In Press: New Tools Demand New Homefront Doctrine

by admin on April 1, 2016

Osprey fire fightingHow, exactly, will the MV-22 Osprey–and other new Navy/USMC gear–help at home?

It’s a valid question–Waaay back in 2010-11, when the MV-22 first started to shoulder aside the West Coast’s enormous inventory of venerable, obsolete CH-46 Sea Knights, I started urging the military to get real about evaluating the MV-22’s suitability for HA-DR operations typical to California (wildfires, and, to a lesser extent, post-earthquake support). That sparked a somewhat leisurely series of USMC tests to evaluate the MV-22’s suitability as a water bomber.

I was a pessimist. Back then, during California’s fire seasons, the CH-46 “Phrog” was a ubiquitous presence, doing just about anything and everything to back up California’s stressed state firefighting organization, Cal Fire. Between the old and new USMC platforms, the contrast couldn’t have been starker. While the outdated Phrog demonstrated home-front utility in all sorts of ways, the MV-22 suffered through embarrassing teething problems, systems engineering oversights, and poor reliability. The endless struggles USMC went through to get the platform into the terror fight–all while frantically downplaying the very real fact that very real operational challenges existed–made for a tough contrast with the “get-it-done” CH-46 as existing, albeit elderly Phrog units enjoyed their “last hurrah”.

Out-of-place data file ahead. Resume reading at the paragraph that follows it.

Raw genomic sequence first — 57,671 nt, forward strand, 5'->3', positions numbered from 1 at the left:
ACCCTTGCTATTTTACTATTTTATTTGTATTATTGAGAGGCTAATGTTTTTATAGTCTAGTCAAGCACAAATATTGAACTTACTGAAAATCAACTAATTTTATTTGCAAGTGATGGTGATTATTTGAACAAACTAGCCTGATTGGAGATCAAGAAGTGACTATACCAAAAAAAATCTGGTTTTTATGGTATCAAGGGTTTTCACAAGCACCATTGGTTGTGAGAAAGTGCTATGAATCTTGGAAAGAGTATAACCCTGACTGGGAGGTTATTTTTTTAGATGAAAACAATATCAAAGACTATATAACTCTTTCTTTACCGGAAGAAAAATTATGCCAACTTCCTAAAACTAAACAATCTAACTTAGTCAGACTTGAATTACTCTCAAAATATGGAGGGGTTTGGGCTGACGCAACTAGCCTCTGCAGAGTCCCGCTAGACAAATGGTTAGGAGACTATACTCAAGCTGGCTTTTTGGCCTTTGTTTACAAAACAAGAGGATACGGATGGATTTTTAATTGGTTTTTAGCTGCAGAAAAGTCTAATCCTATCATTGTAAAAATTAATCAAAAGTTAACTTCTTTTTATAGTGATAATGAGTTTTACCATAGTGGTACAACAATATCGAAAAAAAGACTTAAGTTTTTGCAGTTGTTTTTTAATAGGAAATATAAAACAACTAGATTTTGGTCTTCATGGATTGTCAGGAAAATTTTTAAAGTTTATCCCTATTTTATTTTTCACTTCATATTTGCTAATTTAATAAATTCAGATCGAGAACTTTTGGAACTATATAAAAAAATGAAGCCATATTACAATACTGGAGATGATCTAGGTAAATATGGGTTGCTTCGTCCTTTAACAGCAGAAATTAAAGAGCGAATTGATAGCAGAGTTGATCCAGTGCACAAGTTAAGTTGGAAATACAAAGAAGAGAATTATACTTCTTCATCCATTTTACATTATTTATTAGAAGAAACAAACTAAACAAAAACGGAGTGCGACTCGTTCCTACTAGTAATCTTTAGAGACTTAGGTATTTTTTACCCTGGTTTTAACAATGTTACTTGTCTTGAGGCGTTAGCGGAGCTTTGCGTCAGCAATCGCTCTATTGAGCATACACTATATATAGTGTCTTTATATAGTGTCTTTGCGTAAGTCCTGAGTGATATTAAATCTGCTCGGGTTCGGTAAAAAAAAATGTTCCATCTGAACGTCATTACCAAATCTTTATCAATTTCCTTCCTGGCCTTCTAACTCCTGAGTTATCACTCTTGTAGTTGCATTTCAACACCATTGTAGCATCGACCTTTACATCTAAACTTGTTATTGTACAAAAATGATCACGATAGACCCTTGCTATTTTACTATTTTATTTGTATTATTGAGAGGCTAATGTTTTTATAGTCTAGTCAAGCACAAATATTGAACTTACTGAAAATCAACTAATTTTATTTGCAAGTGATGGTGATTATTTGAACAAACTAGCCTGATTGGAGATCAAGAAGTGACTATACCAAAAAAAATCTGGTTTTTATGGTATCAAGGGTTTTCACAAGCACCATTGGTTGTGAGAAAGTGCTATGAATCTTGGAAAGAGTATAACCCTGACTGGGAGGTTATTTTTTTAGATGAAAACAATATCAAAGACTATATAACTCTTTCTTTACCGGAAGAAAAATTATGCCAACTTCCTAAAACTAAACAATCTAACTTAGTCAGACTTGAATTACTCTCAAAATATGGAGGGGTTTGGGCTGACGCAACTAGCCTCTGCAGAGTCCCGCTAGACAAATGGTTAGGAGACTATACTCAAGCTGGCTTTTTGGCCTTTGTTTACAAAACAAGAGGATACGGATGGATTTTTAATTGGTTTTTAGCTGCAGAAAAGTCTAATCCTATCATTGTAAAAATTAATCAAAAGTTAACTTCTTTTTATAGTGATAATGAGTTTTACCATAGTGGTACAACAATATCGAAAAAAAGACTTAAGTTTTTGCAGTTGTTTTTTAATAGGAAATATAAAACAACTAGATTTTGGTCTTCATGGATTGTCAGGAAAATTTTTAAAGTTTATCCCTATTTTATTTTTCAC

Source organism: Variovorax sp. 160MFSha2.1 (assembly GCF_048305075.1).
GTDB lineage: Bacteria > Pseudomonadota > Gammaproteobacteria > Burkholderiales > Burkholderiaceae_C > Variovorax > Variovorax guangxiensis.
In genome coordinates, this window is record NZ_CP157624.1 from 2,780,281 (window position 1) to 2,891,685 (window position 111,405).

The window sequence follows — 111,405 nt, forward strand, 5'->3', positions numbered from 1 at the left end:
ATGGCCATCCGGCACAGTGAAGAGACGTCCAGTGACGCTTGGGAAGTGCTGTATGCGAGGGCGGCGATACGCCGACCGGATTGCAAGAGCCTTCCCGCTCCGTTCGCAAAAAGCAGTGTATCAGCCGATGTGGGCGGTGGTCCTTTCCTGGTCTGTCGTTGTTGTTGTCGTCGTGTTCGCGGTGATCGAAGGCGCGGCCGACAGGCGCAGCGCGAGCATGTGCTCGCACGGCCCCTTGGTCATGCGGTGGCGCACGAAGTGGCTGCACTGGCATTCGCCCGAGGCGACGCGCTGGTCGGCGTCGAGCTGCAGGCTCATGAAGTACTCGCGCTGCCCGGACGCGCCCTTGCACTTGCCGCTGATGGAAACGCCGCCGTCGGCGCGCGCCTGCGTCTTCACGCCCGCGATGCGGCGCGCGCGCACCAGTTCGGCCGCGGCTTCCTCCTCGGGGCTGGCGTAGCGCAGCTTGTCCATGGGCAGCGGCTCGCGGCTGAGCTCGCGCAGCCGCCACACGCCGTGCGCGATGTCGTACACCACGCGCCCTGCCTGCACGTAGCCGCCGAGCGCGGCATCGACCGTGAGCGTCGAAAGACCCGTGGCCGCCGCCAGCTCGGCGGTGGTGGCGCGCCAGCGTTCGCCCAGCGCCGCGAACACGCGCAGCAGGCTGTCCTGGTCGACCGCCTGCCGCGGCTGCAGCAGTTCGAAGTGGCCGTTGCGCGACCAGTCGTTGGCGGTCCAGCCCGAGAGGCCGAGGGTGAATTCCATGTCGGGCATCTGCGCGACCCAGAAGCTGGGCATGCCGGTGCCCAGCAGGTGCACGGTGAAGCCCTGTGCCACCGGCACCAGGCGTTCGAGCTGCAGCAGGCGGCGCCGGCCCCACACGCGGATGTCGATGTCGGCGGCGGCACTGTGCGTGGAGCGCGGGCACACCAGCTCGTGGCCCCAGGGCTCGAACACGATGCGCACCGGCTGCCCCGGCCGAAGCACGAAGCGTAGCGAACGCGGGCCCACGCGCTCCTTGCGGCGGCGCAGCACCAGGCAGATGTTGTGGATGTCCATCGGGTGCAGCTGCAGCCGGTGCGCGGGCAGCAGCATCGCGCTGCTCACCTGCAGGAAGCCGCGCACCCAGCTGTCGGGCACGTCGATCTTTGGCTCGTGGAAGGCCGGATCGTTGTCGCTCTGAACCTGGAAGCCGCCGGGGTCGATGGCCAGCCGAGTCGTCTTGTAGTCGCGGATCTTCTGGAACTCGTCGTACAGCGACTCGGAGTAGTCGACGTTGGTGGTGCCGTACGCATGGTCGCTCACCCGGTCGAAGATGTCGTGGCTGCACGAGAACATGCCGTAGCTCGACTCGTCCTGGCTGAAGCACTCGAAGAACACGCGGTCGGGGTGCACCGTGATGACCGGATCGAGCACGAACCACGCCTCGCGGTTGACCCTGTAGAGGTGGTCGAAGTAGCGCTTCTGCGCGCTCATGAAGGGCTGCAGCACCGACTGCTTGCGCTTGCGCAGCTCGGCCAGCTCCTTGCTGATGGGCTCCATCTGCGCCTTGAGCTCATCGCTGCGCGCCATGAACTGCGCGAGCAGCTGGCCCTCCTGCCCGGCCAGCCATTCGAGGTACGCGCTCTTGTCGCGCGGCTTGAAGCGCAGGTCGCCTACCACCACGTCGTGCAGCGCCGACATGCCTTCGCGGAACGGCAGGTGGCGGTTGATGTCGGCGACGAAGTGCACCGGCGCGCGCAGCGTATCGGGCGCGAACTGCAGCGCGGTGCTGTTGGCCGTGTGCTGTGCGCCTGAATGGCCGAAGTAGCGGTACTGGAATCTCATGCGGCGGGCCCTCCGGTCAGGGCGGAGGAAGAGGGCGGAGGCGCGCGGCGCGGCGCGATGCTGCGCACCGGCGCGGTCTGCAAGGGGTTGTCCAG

But the USMC persevered, and, while I still grit my teeth over the MV-22’s reliability rates, high maintenance demands and operating cost, the MV-22 is here to stay and will be a California feature for the next several decades.

So…With that fact in mind, we should all spend some time learning how to use the MV-22 here at home–the capability that left with the CH-46s ain’t coming back. Sure, the new UH-1Y “Venom” Huey is nice, the MH-60 “Seahawk” is fine, and the CH-53K will be awesome when it arrives, but…it’s the MV-22 that is going to be in Southern California. In numbers. Available.

And though some Marines may not like this, for the MV-22 and the USMC as a whole, homeland support work is important. Yeah, it ain’t warfighting, but, for emergency response, California is a national “taste-maker”. It’s been demonstrated time and again–homeland and disaster support concepts developed in the West propagate nationally. If the MV-22 successfully contributes in California, it’ll contribute everywhere. And, on a more self-interested scale, high-profile engagement here at home always yields the Navy and USMC enormous political dividends in Washington, DC.

Pfrog WaterbomberEnter the Press Enterprise

It turns out that the Osprey will be working at home quite soon. Brian Rokos, a Riverside California Press Enterprise reporter, was lucky enough to observe an MV-22 drilling with CalFire.

He called me for comment, but he also got a nice scoop on the MV-22: